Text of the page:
Written by Adam Fletcher, this article was originally posted to http://commonaction.blogspot.com. Learn more at adamfletcher.net!

Empower Students to Turn Around Schools!

Another abysmal year for academic achievement has flown by. Test results released here in Washington state and across the country show that K-12 public schools are failing in hordes. With a gridlocked Congress and state legislators strapped for cash, where to turn? To the students!

That’s right: Let’s empower the very people we aim to be teaching with the ability to turn schools around! After more than 100 years of being subjected to the whims of adult teachers, principals, administrators, and school boards, I am nominating that we put the students in the driver’s seat and see where they take us.

This isn’t a proposal on a whim, either. After 10 years of working in local schools, districts, and state education agencies across the U.S. and Canada to promote student engagement, I have seen the increasing power of effectiveness of students as they become more savvy within the education system. My research has shown me there are districts that have regular student boards of education who are fully empowered to make changes to school policies. While we’re all familiar with the popularity of student-led self-evaluations, a growing number of schools have student-led evaluations that impact teacher performance ratings and pay. Still other schools are engaging students as education researchers, summer schools are hiring students as teachers, districts have roles for students as curriculum planners and classroom evaluators, and there are even states that have positions for students as full-voting members of their state boards of education. I have discovered all of this, and seen a lot of it in action.

Since the beginning of the modern school reform movement educators have been duped into believing there is inherent value to allowing our public education system to be governed by technicians. Test-makers, curriculum writers, and state evaluators are nothing more than education technicians. They are the people who should be learning from what teachers do, rather than dictating what teachers do. Instead of that, teachers are routinely relegated to the back seat and made into mere pawns of the schools they work in. While that sounds like a soulless, harsh analysis, it’s not the worst of it. Students themselves are on the short end of the stick, as they are treated like nothing more than succeeding generations of test subjects. Without their consent or their parents’ direct knowledge of what is going on, young people in public schools are made to fulfill whatever whim the technicians present next.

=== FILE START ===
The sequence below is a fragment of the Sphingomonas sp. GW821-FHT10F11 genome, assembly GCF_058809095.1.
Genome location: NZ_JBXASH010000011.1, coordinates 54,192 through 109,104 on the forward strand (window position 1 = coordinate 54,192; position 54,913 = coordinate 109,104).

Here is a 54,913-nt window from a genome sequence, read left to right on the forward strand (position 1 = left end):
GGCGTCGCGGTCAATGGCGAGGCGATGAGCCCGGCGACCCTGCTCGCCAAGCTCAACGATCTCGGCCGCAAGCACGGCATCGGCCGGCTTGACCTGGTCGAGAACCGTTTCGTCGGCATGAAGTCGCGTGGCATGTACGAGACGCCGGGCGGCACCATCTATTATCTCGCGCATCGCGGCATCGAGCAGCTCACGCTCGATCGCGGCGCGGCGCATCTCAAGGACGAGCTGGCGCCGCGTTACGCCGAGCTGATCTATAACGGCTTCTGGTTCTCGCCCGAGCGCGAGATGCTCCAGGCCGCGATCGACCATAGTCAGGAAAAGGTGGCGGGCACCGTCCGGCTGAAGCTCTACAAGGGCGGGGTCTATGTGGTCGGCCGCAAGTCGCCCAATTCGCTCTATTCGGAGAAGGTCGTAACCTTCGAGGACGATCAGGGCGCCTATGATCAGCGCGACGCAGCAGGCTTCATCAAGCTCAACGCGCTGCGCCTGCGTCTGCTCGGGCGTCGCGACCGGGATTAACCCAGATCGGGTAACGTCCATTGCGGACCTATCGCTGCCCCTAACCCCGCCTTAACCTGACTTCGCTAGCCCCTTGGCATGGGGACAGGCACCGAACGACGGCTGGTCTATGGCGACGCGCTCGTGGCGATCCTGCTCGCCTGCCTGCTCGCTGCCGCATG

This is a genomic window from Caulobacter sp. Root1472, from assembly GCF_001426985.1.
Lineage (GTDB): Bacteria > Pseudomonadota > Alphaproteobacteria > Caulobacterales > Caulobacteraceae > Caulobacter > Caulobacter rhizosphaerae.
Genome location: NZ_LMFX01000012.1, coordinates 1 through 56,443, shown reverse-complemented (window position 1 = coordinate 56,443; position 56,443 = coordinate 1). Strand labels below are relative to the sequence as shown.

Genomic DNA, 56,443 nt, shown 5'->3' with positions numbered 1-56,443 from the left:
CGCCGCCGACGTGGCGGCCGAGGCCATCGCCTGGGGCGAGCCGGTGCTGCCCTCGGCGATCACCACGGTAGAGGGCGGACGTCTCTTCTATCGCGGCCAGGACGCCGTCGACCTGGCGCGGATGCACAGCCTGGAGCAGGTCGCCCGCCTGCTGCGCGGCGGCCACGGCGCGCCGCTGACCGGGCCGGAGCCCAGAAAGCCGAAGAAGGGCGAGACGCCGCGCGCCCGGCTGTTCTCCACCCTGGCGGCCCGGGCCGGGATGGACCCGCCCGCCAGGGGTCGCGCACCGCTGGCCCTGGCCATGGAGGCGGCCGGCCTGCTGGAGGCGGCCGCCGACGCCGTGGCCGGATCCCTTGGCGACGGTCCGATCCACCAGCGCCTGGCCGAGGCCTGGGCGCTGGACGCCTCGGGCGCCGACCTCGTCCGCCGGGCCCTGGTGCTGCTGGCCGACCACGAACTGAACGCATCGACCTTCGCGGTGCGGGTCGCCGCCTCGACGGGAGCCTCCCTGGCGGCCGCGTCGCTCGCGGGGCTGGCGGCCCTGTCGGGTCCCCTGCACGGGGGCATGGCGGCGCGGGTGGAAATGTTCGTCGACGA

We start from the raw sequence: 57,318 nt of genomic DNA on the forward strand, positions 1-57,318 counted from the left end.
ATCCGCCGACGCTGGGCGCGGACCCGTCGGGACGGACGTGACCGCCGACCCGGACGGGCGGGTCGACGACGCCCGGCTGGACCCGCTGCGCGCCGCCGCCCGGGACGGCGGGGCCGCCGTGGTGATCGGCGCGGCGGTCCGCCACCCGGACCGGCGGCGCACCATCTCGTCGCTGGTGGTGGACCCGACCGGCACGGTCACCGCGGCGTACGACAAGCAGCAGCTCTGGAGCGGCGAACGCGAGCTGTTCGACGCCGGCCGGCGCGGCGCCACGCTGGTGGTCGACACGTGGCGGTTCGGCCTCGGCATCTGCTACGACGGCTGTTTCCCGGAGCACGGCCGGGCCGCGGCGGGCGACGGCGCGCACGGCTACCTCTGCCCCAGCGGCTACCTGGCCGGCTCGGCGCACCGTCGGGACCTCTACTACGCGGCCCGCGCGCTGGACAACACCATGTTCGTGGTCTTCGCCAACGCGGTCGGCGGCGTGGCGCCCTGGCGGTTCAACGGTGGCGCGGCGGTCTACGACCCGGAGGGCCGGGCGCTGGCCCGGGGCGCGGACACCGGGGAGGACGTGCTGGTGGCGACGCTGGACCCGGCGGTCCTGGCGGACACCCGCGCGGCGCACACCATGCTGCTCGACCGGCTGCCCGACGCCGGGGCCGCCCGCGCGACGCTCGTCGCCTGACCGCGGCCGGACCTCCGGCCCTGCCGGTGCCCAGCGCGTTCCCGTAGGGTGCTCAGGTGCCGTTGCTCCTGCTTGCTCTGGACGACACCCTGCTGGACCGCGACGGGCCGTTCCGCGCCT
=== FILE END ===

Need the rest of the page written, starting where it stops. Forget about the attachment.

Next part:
I want to turn that paradigm on it’s head, and luckily, there is growing evidence that not only is this needed, it is happening right now. A growing commitment of educators to engage students in school improvement activities is evidence of the changing trends in education that will ultimately empower students to turn around schools. This is the best news in education yet, and the highest hope we can have for meaningful student involvement.

Written by Adam Fletcher, this article was originally posted to http://commonaction.blogspot.com. Learn more at adamfletcher.net!

The Purpose of Schools

I am an advocate for radical democracy, which focuses on creating inclusive, engaging, empowering, and connecting together all aspects of community for all people, regardless of gender, social, political, cultural, economic, educational, and other differences. My advocacy for radical democracy includes education, which is any process for learning, and schooling, which acknowledges a socio-political agenda for education and transmits those perspectives to students. In my belief, all public schools should support the purpose of engaging all people in democracy as much as possible. That means that if we’re teaching math, it should be for the purpose of strengthening democratic engagement. If we’re teaching science, it should be for the purpose of strengthening democratic engagement. If we’re teaching art, debate, gym, or ethnic studies, or anything, we should be teaching it in order to strengthen democratic engagement. If we cannot explain how the topics taught in a public school strengthen democratic engagement, then public schools should not be teaching these topics.

There are those who do not believe in schooling of any sort, public or otherwise, including John Taylor Gatto and Ivan Illich. Illich’s treatise Deschooling Society is based on the premise that our society’s primary education methods create compliant, complacent, and inadequate social actors remains popular, as does his contemporary, John Holt. Holt, a teacher, maintained that all young people learn better without any boundaries.